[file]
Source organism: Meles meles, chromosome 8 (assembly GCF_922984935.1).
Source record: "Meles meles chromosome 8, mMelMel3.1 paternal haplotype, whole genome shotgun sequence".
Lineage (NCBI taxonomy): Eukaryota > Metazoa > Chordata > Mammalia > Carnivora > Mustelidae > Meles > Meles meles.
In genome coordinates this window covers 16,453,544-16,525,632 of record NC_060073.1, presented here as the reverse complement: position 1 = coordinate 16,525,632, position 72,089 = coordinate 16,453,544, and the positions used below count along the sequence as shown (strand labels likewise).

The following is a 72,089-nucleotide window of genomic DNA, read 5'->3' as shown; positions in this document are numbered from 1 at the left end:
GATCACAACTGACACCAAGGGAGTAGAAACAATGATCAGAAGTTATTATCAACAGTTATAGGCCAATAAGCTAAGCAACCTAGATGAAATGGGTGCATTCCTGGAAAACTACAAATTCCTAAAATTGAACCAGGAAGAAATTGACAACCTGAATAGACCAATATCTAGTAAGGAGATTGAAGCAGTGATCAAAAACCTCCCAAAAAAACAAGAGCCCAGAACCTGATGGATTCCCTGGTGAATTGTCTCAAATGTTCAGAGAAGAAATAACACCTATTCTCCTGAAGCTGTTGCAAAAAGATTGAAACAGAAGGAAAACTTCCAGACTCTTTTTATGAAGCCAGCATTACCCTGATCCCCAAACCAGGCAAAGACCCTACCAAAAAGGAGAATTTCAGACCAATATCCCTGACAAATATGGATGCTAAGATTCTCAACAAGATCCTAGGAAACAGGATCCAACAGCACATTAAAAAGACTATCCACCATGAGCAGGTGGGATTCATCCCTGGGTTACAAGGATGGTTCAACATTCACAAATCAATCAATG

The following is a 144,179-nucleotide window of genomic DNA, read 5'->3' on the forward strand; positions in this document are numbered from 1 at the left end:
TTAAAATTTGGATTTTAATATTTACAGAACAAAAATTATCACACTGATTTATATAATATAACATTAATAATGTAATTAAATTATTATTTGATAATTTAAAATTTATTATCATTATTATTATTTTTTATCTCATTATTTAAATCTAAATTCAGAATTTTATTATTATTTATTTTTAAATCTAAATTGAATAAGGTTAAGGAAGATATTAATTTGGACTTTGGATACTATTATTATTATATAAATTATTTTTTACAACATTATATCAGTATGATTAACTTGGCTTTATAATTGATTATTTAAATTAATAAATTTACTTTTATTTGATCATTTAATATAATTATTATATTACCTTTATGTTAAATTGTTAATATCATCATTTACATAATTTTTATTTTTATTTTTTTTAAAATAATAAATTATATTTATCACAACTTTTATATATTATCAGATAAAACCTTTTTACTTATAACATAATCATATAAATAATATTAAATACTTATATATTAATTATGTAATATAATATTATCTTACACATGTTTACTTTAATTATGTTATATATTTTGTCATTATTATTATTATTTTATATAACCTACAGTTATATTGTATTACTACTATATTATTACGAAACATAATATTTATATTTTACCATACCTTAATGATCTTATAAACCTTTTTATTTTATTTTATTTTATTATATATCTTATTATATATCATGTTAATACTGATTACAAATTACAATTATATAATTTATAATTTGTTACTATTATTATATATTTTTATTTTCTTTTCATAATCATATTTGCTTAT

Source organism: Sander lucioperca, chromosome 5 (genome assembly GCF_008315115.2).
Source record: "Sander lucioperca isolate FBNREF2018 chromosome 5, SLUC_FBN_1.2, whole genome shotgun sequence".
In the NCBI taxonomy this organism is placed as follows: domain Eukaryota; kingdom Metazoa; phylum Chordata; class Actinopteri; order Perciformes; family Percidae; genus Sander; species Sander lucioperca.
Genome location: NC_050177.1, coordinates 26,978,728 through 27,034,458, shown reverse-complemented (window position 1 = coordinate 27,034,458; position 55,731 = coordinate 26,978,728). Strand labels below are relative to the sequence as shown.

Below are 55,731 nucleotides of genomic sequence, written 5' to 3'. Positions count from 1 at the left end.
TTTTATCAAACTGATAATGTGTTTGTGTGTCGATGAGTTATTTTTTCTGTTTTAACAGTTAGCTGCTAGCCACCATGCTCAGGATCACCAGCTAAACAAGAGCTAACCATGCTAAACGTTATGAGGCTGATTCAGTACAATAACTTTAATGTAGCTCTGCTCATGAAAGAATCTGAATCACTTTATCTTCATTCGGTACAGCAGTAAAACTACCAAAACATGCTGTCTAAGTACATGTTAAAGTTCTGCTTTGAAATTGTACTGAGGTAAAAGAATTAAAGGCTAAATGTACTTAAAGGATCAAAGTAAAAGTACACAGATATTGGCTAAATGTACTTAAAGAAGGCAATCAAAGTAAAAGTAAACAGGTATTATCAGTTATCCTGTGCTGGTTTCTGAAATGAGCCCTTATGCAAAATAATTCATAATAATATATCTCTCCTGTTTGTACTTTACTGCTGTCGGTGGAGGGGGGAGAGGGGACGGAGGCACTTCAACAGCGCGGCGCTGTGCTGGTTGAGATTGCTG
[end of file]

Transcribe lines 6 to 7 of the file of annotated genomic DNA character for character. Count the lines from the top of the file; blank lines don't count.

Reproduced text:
GATCACAACTGACACCAAGGGAGTAGAAACAATGATCAGAAGTTATTATCAACAGTTATAGGCCAATAAGCTAAGCAACCTAGATGAAATGGGTGCATTCCTGGAAAACTACAAATTCCTAAAATTGAACCAGGAAGAAATTGACAACCTGAATAGACCAATATCTAGTAAGGAGATTGAAGCAGTGATCAAAAACCTCCCAAAAAAACAAGAGCCCAGAACCTGATGGATTCCCTGGTGAATTGTCTCAAATGTTCAGAGAAGAAATAACACCTATTCTCCTGAAGCTGTTGCAAAAAGATTGAAACAGAAGGAAAACTTCCAGACTCTTTTTATGAAGCCAGCATTACCCTGATCCCCAAACCAGGCAAAGACCCTACCAAAAAGGAGAATTTCAGACCAATATCCCTGACAAATATGGATGCTAAGATTCTCAACAAGATCCTAGGAAACAGGATCCAACAGCACATTAAAAAGACTATCCACCATGAGCAGGTGGGATTCATCCCTGGGTTACAAGGATGGTTCAACATTCACAAATCAATCAATG

The following is a 144,179-nucleotide window of genomic DNA, read 5'->3' on the forward strand; positions in this document are numbered from 1 at the left end: